Most technology educators have at one time or another been frustrated by the confusion created by such terms as educational technology, computer technology, or instructional technology. In Pennsylvania the proposed Academic Standards for Science and Technology include computer literacy. The computer literacy standards were added in response to outcries from the community. Business leaders, parents, and others want students to know something about computers. Consensus concerning exactly What students should know about computers is not so clear.
Change and the resulting confusion create opportunities. Technology educators have a marvelous opening to lead schools toward a goal many hold -- computer literacy. A great need exists to help school people understand exactly what it is that students should know and be able to do with a computer. Taking advantage of this opportunity will require solid research; hopefully, this paper will help start that process. While helping schools navigate toward computer literacy, technology educators can expand the discussion and explain the need for technological literacy. The goal is not to stake out computer literacy as exclusively a component of technology education. If technology educators attempt to claim all of computer literacy, we will not have the time or resources to deliver other important aspects of our content. Moreover, it is essential that students experience computer literacy in a wide range of school subjects. As leaders, we should share the responsibility for creating computer literacy with our peers in other disciplines.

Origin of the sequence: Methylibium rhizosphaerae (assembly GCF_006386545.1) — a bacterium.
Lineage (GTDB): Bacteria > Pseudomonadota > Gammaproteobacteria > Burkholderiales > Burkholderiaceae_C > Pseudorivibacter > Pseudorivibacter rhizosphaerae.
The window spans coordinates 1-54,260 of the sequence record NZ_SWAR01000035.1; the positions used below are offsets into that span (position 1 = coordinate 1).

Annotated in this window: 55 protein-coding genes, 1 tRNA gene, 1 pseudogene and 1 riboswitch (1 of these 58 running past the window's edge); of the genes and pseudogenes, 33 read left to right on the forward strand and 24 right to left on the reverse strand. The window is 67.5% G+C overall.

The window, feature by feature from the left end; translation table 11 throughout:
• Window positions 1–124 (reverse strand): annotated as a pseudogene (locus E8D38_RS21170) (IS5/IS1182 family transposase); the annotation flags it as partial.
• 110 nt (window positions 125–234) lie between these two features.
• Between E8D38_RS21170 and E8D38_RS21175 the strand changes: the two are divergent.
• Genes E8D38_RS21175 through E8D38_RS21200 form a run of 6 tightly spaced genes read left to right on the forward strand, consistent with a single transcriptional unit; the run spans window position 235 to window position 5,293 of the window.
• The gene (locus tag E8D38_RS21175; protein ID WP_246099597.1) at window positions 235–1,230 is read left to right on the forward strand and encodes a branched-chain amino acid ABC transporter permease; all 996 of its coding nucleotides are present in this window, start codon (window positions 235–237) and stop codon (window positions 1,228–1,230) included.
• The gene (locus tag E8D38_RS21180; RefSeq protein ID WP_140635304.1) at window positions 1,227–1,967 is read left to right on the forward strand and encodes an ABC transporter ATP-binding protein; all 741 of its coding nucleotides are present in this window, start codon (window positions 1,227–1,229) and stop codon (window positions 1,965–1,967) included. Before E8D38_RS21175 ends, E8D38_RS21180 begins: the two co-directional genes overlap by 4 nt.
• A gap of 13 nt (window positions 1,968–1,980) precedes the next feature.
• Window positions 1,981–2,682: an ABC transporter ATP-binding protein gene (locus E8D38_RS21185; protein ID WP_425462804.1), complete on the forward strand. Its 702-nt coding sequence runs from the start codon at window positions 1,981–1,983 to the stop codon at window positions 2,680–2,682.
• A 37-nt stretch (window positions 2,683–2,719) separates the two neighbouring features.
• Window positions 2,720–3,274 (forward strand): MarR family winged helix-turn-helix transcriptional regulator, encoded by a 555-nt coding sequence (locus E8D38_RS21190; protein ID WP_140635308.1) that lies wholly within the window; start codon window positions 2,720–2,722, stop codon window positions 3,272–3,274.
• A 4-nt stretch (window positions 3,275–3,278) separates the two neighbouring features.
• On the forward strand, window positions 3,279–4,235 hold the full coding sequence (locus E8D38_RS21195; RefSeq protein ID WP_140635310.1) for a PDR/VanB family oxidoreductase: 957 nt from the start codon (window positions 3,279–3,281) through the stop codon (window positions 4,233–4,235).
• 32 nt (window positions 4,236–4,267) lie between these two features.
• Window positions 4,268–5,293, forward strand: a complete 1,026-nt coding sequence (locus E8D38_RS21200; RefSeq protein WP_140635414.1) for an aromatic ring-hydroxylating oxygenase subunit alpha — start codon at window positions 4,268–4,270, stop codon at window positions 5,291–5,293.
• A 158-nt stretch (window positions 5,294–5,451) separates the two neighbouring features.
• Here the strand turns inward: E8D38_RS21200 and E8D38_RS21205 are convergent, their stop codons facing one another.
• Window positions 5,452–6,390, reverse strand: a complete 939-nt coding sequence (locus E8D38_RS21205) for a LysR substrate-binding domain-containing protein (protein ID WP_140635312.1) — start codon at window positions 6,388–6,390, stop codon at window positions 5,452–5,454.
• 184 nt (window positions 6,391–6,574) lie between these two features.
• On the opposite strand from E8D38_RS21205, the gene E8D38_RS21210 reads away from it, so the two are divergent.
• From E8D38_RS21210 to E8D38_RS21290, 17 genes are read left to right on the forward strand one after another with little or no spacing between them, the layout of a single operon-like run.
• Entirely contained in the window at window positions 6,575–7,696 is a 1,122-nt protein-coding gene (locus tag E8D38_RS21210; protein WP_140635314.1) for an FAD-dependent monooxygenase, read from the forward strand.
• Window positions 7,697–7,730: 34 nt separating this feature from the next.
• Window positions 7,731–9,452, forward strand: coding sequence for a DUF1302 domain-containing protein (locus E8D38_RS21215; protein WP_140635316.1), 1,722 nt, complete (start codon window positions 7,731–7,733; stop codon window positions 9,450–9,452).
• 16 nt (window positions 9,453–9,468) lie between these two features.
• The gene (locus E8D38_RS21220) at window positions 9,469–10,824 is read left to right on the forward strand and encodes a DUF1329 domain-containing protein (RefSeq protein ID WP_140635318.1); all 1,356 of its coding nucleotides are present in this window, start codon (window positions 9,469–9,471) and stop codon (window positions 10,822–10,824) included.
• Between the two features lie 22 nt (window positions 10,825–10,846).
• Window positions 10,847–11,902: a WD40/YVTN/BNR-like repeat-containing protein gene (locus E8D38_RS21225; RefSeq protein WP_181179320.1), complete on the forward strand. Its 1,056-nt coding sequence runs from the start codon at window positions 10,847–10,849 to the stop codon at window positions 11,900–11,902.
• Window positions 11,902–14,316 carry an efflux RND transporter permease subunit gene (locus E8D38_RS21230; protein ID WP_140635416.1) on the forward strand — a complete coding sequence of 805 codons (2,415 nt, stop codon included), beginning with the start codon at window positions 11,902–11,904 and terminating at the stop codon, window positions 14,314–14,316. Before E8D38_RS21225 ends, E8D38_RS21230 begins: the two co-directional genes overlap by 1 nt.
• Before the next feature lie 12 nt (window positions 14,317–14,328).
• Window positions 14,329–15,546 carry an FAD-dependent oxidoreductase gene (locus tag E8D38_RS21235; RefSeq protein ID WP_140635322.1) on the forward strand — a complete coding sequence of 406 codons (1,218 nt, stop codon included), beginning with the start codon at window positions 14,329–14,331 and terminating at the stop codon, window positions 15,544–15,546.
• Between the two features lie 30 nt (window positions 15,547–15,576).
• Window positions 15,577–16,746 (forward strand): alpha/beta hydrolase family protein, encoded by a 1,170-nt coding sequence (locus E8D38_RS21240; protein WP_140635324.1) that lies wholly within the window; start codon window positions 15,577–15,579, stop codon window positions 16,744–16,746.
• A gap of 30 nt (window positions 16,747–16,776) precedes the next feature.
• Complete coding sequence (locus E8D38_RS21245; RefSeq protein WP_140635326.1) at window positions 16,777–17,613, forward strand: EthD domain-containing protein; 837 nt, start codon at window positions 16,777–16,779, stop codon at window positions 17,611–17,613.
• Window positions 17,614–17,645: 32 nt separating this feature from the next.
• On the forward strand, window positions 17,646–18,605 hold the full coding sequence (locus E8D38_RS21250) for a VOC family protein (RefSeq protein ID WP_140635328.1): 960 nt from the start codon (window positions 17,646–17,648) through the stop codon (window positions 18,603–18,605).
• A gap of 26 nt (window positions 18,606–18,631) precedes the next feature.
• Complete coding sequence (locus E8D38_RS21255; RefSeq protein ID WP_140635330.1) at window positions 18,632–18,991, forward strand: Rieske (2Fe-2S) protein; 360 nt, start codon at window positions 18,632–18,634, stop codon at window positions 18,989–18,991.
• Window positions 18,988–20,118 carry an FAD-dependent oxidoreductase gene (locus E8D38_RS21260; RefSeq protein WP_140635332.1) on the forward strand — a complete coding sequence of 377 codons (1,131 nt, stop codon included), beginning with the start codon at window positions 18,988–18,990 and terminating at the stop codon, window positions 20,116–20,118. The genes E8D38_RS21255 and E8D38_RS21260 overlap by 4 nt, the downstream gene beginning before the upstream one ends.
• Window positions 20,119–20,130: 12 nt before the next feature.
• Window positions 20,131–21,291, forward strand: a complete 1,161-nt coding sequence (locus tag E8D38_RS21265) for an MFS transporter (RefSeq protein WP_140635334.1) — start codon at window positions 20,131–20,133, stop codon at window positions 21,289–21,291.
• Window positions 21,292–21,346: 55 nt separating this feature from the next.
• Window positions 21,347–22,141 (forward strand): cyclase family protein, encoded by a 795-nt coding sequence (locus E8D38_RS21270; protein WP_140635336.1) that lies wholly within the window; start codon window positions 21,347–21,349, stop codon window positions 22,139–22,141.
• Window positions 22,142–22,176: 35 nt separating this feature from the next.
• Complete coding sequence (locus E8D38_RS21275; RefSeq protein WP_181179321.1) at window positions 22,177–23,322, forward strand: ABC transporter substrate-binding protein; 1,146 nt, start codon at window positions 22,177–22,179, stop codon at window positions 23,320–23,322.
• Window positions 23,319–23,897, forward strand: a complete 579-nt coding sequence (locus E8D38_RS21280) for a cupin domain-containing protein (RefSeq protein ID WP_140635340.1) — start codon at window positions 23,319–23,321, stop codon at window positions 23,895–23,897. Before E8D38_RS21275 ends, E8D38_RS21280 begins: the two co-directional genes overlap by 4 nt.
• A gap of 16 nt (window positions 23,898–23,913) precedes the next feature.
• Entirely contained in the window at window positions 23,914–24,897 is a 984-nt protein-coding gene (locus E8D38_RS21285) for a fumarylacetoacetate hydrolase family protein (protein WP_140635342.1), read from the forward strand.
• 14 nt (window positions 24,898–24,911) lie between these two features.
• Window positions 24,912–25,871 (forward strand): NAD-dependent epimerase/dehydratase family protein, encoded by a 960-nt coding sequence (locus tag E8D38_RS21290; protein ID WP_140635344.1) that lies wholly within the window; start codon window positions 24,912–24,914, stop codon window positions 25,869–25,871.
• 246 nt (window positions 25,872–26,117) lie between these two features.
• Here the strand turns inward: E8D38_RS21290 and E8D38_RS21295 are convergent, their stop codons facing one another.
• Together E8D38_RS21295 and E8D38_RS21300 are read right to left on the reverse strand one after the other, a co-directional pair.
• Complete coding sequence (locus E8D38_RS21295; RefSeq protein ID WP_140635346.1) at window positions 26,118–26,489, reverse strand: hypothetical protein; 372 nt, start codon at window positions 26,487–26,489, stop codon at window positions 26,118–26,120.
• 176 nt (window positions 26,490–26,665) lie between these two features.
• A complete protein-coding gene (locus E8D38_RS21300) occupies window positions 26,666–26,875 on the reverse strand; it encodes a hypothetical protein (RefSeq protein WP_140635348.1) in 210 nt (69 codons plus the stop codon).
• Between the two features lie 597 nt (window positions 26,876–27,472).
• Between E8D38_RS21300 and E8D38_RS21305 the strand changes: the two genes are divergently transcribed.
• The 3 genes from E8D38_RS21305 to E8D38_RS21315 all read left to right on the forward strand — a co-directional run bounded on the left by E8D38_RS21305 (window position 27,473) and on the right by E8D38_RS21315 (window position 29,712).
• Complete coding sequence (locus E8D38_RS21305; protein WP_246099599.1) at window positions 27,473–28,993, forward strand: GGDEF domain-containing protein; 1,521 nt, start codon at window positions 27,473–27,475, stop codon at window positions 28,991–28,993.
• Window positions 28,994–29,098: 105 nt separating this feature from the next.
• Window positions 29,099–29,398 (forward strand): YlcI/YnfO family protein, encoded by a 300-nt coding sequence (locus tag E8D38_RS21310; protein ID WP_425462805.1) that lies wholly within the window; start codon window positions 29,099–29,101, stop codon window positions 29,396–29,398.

For educators of every discipline, the information revolution creates at least two important questions: What kinds of information technology-related experiences should all curriculums share? And, which information technology-related experiences should students encounter in my classroom?
What Are the Important Components of Computer Literacy?
The National Educational Technology Standards for Students (NETS) is a project of the International Society for Technology in Education (ISTE) supported by the National Aeronautics and Space Administration (NASA), the U.S. Department of Education, the Milken Exchange on Education Technology, and Apple Computer, Inc. The objective is to define what computer literacy skills every student should obtain. These goals are listed in Table 1.
Table 1. NETS Goals: Who delivers?
NETS Goal(*) NETS Sub-goal(*) Discipline and Activity
1. Basic computer Students demonstrate Technology education:
technology a sound understanding basic experiences in
operations and of the nature and computer systems,
concepts operation of computer computer networking,
technology systems. and computer control
Students are Business or computer
proficient in the use applications: basic
of computer skills in word
technology. processing, database
2. Social, ethical, Students understand Technology education:
and human issues the ethical, impacts of technology
related to computer cultural, and
technology societal issues
related to computer
Students practice All disciplines
responsible use of
Students develop All disciplines:
positive attitudes teaching inquiry
toward computer (information literacy)
technology uses that
support lifelong See also NETS goals
learning, 3 - 6